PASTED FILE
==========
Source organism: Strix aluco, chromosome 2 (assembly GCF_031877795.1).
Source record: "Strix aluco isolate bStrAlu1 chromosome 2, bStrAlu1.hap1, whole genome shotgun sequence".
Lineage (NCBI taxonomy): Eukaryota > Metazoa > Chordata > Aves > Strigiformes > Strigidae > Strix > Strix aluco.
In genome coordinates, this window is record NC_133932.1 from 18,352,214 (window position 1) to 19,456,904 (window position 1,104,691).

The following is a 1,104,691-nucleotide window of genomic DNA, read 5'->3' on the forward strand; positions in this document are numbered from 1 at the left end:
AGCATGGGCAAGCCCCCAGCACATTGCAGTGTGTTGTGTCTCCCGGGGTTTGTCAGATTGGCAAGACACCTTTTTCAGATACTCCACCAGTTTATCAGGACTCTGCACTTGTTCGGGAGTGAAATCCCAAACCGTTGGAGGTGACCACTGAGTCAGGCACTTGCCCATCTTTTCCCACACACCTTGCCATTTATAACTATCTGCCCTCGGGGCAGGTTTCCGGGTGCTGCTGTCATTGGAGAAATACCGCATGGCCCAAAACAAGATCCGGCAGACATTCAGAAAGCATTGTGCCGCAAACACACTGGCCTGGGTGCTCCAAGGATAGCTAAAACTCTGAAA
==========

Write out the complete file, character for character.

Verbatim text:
Source organism: Strix aluco, chromosome 2 (assembly GCF_031877795.1).
Source record: "Strix aluco isolate bStrAlu1 chromosome 2, bStrAlu1.hap1, whole genome shotgun sequence".
Lineage (NCBI taxonomy): Eukaryota > Metazoa > Chordata > Aves > Strigiformes > Strigidae > Strix > Strix aluco.
In genome coordinates, this window is record NC_133932.1 from 18,352,214 (window position 1) to 19,456,904 (window position 1,104,691).

The following is a 1,104,691-nucleotide window of genomic DNA, read 5'->3' on the forward strand; positions in this document are numbered from 1 at the left end:
AGCATGGGCAAGCCCCCAGCACATTGCAGTGTGTTGTGTCTCCCGGGGTTTGTCAGATTGGCAAGACACCTTTTTCAGATACTCCACCAGTTTATCAGGACTCTGCACTTGTTCGGGAGTGAAATCCCAAACCGTTGGAGGTGACCACTGAGTCAGGCACTTGCCCATCTTTTCCCACACACCTTGCCATTTATAACTATCTGCCCTCGGGGCAGGTTTCCGGGTGCTGCTGTCATTGGAGAAATACCGCATGGCCCAAAACAAGATCCGGCAGACATTCAGAAAGCATTGTGCCGCAAACACACTGGCCTGGGTGCTCCAAGGATAGCTAAAACTCTGAAA